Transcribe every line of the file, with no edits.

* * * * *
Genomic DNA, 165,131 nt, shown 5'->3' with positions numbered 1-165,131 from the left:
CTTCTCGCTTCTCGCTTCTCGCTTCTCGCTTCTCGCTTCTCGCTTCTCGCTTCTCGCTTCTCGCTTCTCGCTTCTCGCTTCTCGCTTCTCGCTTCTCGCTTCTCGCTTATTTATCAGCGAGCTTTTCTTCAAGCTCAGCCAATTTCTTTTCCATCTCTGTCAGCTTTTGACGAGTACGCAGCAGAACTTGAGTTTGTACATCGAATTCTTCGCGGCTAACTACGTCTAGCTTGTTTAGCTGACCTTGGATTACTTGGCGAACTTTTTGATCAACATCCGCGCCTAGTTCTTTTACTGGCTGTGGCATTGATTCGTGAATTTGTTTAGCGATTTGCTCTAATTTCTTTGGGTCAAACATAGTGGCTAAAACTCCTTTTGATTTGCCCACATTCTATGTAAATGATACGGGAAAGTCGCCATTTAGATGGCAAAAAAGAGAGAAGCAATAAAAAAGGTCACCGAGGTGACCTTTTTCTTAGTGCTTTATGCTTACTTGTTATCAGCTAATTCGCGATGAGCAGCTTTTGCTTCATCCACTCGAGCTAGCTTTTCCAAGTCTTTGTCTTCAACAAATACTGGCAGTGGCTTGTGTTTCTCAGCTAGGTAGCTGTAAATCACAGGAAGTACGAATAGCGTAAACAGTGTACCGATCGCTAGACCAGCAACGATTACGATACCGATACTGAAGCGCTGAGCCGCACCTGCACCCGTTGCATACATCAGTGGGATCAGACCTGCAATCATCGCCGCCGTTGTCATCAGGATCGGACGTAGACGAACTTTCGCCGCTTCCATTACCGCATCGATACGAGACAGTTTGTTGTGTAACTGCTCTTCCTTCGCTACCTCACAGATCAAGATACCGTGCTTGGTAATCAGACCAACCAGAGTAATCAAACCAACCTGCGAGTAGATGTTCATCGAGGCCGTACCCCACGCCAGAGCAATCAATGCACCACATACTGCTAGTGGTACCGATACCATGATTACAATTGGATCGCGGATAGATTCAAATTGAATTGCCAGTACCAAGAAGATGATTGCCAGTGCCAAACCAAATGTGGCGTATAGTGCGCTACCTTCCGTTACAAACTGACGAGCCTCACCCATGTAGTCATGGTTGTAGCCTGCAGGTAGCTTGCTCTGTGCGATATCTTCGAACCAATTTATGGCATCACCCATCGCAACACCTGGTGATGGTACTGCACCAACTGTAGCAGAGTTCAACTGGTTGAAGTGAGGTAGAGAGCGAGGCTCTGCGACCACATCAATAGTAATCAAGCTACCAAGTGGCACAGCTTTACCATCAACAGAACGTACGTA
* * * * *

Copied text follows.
Genomic DNA, 165,131 nt, shown 5'->3' with positions numbered 1-165,131 from the left:
CTTCTCGCTTCTCGCTTCTCGCTTCTCGCTTCTCGCTTCTCGCTTCTCGCTTCTCGCTTCTCGCTTCTCGCTTCTCGCTTCTCGCTTCTCGCTTCTCGCTTCTCGCTTATTTATCAGCGAGCTTTTCTTCAAGCTCAGCCAATTTCTTTTCCATCTCTGTCAGCTTTTGACGAGTACGCAGCAGAACTTGAGTTTGTACATCGAATTCTTCGCGGCTAACTACGTCTAGCTTGTTTAGCTGACCTTGGATTACTTGGCGAACTTTTTGATCAACATCCGCGCCTAGTTCTTTTACTGGCTGTGGCATTGATTCGTGAATTTGTTTAGCGATTTGCTCTAATTTCTTTGGGTCAAACATAGTGGCTAAAACTCCTTTTGATTTGCCCACATTCTATGTAAATGATACGGGAAAGTCGCCATTTAGATGGCAAAAAAGAGAGAAGCAATAAAAAAGGTCACCGAGGTGACCTTTTTCTTAGTGCTTTATGCTTACTTGTTATCAGCTAATTCGCGATGAGCAGCTTTTGCTTCATCCACTCGAGCTAGCTTTTCCAAGTCTTTGTCTTCAACAAATACTGGCAGTGGCTTGTGTTTCTCAGCTAGGTAGCTGTAAATCACAGGAAGTACGAATAGCGTAAACAGTGTACCGATCGCTAGACCAGCAACGATTACGATACCGATACTGAAGCGCTGAGCCGCACCTGCACCCGTTGCATACATCAGTGGGATCAGACCTGCAATCATCGCCGCCGTTGTCATCAGGATCGGACGTAGACGAACTTTCGCCGCTTCCATTACCGCATCGATACGAGACAGTTTGTTGTGTAACTGCTCTTCCTTCGCTACCTCACAGATCAAGATACCGTGCTTGGTAATCAGACCAACCAGAGTAATCAAACCAACCTGCGAGTAGATGTTCATCGAGGCCGTACCCCACGCCAGAGCAATCAATGCACCACATACTGCTAGTGGTACCGATACCATGATTACAATTGGATCGCGGATAGATTCAAATTGAATTGCCAGTACCAAGAAGATGATTGCCAGTGCCAAACCAAATGTGGCGTATAGTGCGCTACCTTCCGTTACAAACTGACGAGCCTCACCCATGTAGTCATGGTTGTAGCCTGCAGGTAGCTTGCTCTGTGCGATATCTTCGAACCAATTTATGGCATCACCCATCGCAACACCTGGTGATGGTACTGCACCAACTGTAGCAGAGTTCAACTGGTTGAAGTGAGGTAGAGAGCGAGGCTCTGCGACCACATCAATAGTAATCAAGCTACCAAGTGGCACAGCTTTACCATCAACAGAACGTACGTA